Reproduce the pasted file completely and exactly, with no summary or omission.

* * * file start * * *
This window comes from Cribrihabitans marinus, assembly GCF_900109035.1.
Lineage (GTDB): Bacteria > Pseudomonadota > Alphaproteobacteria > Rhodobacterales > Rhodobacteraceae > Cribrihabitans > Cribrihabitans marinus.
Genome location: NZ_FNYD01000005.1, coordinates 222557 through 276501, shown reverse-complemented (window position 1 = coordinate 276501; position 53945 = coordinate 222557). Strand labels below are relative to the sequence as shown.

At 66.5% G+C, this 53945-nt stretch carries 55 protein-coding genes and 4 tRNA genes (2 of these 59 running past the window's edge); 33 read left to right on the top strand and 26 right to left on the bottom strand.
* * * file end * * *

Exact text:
This window comes from Cribrihabitans marinus, assembly GCF_900109035.1.
Lineage (GTDB): Bacteria > Pseudomonadota > Alphaproteobacteria > Rhodobacterales > Rhodobacteraceae > Cribrihabitans > Cribrihabitans marinus.
Genome location: NZ_FNYD01000005.1, coordinates 222557 through 276501, shown reverse-complemented (window position 1 = coordinate 276501; position 53945 = coordinate 222557). Strand labels below are relative to the sequence as shown.

At 66.5% G+C, this 53945-nt stretch carries 55 protein-coding genes and 4 tRNA genes (2 of these 59 running past the window's edge); 33 read left to right on the top strand and 26 right to left on the bottom strand.